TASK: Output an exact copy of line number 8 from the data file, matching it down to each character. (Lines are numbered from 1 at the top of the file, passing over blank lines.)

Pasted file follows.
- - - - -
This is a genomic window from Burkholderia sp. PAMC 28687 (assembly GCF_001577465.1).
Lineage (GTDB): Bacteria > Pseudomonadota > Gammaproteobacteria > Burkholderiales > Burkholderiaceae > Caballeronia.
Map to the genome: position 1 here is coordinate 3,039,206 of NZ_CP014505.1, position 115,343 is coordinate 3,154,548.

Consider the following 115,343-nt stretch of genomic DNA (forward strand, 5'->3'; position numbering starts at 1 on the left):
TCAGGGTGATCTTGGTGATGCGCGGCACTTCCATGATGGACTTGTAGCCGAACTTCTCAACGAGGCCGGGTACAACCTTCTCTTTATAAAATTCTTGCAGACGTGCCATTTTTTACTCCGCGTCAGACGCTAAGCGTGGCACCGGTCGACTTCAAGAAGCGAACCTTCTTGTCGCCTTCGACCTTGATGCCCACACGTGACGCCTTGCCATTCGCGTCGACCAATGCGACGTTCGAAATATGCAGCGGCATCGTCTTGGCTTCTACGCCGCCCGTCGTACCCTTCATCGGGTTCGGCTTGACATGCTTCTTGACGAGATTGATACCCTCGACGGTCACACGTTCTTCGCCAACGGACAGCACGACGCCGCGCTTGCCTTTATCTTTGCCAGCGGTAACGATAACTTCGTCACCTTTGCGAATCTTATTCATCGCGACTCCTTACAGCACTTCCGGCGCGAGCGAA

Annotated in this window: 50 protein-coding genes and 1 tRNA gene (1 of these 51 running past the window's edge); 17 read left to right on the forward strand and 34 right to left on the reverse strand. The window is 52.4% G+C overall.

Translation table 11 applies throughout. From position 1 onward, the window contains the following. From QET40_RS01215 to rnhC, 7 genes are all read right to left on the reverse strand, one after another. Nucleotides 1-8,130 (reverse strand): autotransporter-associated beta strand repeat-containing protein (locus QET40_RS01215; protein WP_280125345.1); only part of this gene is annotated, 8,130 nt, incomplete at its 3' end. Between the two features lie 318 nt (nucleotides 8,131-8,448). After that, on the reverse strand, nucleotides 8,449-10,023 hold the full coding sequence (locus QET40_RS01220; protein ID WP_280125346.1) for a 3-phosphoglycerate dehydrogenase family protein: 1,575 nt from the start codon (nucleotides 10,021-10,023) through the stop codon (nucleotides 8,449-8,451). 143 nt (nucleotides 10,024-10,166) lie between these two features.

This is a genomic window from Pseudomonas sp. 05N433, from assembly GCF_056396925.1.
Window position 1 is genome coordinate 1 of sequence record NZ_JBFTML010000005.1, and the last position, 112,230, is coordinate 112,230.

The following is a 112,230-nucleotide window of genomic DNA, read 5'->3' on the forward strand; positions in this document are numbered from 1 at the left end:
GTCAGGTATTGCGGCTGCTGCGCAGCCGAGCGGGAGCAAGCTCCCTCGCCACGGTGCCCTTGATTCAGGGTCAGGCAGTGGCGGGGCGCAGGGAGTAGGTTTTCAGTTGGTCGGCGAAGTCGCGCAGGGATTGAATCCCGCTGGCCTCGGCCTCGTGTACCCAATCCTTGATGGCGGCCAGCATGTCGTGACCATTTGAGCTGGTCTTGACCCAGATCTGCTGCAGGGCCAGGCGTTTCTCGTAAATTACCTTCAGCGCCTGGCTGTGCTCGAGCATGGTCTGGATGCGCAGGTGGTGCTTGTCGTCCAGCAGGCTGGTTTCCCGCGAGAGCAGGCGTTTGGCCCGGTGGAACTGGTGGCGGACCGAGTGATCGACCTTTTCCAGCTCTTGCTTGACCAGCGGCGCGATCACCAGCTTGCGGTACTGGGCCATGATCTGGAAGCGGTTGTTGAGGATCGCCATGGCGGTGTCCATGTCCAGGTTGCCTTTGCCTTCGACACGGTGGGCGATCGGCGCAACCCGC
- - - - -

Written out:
This is a genomic window from Pseudomonas sp. 05N433, from assembly GCF_056396925.1.